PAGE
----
Like Riding a Bike – Architects Guide to Glass and Metal


Prices are up on everything. We all know that too well. Even though we would just like to stop buying things, there are still things we need, whether for our homes or our jobs. So here’s a question you’ve heard before: when the prices of everything you buy, from groceries to glass, have gone up, how do you decide where to shop?

If you say “customer service”, you are not mistaken. Good customer service is essential to taking care of your clients and customers. But, when everyone, everywhere faces so many challenges, how do you stand out from the competition? Let me give you an example.

My son just started sixth grade. He has been attending this school since kindergarten and they follow a unique grading system. Instead of getting an A, B, C, or D (and so on), they get E, M, W, and N. These scores represent exceeding expectations, mastered expectations, work towards controlling expectations, not meet expectations.

Here are some great visuals to better show what those ratings mean. Imagine four children, each riding a bicycle. Not only does the first child ride a bike, but he does tricks, pirouettes, and flips, clearly exceeding expectations for being able to ride a bike. The second child rides the bike well and rides unassisted; this kid masters the bike but doesn’t do anything out of the ordinary. The third child rides well, but still falls sometimes and may need help getting started; this child is working on learning to ride. The fourth child still has training wheels on the bike and needs a lot of help.

How are you with your bike? Are you exceeding customer expectations or are you still working on it?

Here is another example. We had a very nice bottle of Contigo brand water. I liked it a lot because it had a hinged lid that you could lock so that it couldn’t spill water if it tipped over. Unfortunately, the lid broke. I don’t remember exactly what happened, but we couldn’t fix it. The bottle part was good so I decided to go online to see if I could buy a replacement lid. I checked the company’s website and Amazon, but couldn’t find the exact lid I needed. So I decided to contact Contigo directly and ask because you don’t know unless you ask.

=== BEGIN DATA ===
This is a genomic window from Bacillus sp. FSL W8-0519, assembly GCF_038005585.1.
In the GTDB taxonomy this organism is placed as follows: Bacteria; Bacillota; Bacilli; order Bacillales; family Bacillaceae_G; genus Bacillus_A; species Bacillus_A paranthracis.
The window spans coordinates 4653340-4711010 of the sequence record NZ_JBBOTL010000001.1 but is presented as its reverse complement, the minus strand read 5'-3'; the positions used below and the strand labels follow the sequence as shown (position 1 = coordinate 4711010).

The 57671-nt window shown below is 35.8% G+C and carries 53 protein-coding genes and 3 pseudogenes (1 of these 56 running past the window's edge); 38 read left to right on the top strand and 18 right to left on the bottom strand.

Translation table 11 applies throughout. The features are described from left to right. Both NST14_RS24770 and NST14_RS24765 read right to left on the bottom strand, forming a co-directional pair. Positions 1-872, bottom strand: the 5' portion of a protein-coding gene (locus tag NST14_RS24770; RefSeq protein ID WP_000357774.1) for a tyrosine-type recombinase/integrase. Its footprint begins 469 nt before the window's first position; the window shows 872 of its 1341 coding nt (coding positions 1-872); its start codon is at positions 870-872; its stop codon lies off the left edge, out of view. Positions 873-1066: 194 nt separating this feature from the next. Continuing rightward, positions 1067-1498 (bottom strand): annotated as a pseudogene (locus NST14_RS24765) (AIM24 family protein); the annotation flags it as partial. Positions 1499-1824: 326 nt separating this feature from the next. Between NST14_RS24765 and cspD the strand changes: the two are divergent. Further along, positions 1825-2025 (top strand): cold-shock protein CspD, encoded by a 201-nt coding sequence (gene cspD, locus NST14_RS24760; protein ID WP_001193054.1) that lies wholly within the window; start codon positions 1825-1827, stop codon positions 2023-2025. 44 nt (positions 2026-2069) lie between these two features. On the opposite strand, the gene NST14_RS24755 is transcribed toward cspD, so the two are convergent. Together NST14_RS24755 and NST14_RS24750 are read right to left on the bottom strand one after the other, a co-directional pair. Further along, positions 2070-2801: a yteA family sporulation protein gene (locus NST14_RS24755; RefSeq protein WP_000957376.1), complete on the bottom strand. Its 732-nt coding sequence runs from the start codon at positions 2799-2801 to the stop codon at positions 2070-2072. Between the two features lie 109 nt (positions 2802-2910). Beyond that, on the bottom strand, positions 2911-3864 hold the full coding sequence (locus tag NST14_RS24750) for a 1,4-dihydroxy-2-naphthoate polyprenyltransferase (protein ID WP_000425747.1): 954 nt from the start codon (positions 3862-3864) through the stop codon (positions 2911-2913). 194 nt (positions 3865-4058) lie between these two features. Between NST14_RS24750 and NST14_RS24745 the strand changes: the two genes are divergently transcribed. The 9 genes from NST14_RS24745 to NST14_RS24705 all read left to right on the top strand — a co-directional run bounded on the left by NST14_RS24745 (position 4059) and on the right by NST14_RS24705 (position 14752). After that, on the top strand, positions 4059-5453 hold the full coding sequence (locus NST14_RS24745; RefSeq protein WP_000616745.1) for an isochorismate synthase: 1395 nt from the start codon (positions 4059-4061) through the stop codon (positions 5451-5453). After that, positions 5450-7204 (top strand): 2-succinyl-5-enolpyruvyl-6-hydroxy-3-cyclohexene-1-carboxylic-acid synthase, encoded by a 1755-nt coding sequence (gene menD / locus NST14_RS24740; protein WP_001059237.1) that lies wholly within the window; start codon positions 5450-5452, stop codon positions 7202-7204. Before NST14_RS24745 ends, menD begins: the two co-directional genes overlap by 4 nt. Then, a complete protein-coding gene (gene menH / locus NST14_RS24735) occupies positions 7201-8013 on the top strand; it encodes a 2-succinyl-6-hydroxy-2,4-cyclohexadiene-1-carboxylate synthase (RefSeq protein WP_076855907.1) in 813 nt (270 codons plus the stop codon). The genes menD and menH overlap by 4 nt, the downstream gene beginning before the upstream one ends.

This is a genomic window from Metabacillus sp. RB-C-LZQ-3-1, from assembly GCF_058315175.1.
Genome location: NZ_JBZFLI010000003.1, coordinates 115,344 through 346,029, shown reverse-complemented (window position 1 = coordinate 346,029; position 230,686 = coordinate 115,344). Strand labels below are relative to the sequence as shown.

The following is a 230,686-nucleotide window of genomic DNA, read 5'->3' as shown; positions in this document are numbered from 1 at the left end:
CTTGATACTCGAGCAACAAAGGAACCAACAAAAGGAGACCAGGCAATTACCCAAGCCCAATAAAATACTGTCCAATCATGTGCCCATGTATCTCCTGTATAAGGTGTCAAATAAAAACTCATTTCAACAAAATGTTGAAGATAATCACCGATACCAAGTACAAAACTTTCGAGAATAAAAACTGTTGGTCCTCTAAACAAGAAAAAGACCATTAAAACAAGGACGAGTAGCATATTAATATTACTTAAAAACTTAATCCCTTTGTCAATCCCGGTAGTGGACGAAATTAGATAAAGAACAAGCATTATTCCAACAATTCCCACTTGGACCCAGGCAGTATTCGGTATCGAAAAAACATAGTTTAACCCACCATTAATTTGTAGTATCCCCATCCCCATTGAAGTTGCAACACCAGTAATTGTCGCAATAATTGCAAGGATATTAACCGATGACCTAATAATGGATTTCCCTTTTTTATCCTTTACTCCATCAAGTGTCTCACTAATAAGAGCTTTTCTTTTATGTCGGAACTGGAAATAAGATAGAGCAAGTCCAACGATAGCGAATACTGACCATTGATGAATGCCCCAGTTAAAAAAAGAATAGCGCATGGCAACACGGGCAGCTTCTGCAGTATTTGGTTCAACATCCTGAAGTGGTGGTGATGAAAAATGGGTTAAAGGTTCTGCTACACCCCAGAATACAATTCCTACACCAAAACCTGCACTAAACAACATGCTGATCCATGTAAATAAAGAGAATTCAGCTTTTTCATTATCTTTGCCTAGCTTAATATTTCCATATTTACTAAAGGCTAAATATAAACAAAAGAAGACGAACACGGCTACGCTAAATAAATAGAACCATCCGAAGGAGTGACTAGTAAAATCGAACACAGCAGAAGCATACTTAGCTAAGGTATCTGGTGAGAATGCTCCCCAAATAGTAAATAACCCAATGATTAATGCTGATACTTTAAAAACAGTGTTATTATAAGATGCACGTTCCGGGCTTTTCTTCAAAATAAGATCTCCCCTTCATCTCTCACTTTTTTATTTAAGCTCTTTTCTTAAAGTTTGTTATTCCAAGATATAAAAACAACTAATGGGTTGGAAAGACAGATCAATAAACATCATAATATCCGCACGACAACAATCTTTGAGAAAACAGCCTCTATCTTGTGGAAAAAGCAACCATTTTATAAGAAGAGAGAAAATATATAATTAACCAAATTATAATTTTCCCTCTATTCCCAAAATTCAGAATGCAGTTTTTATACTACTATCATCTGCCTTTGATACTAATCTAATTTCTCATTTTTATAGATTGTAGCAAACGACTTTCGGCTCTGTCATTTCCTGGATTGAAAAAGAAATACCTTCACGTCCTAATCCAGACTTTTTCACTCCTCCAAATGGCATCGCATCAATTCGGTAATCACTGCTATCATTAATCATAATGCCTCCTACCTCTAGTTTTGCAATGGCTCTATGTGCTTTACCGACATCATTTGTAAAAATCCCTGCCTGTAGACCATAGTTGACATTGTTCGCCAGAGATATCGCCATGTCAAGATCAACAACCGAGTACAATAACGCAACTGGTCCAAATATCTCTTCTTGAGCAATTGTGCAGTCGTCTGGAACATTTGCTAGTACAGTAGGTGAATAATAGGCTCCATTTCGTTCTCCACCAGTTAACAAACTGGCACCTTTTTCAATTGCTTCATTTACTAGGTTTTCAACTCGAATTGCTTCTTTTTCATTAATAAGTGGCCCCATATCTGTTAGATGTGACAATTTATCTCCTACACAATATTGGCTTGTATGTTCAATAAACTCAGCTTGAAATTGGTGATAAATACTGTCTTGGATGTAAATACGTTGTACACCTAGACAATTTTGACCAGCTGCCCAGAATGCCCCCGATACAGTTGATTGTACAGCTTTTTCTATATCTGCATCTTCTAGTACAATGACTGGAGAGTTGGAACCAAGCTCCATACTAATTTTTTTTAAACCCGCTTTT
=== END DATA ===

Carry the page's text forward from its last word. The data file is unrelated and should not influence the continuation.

I filled out their customer service form explaining what happened and uploaded a picture of the bottle that needed a lid. I asked if I could possibly purchase a replacement lid.

I’ve filled out online customer service forms from other companies before. Some of them are still waiting for answers; others send a response in a week or two. I had a response from Contigo within days. I couldn’t believe the answer.

This was the nicest customer service response I have ever received. Sherrylyn apologized for the delay (it was only two days) and that I was upset about the situation with my bottle. “Please allow me to sort this out for you,” she wrote. She explained to me that my bottle cap was no longer available and that she would send me a replacement bottle. She then said I could keep the old bottle as a spare or throw it away or recycle it. She then gave me the site which offers information on recycling.

She explained that their product stock levels changed quickly so I might not get the exact bottle and it might be something comparable that was readily available.

Wow! I was so overwhelmed with customer service that I emailed them back thanking them and letting them know how much I appreciate their attention.

A few days later, my replacement bottle arrived. And again, I was blown away because not only did they send me the new bottle (which is the newer model than the one I had), but they sent me two bottles. This company more than met my expectations; they skipped the wheelie of all bike rides and exceeded my expectations.

So, again, how do you ride a bike? Examine your own systems and operations and assess yourself. What score do you get?


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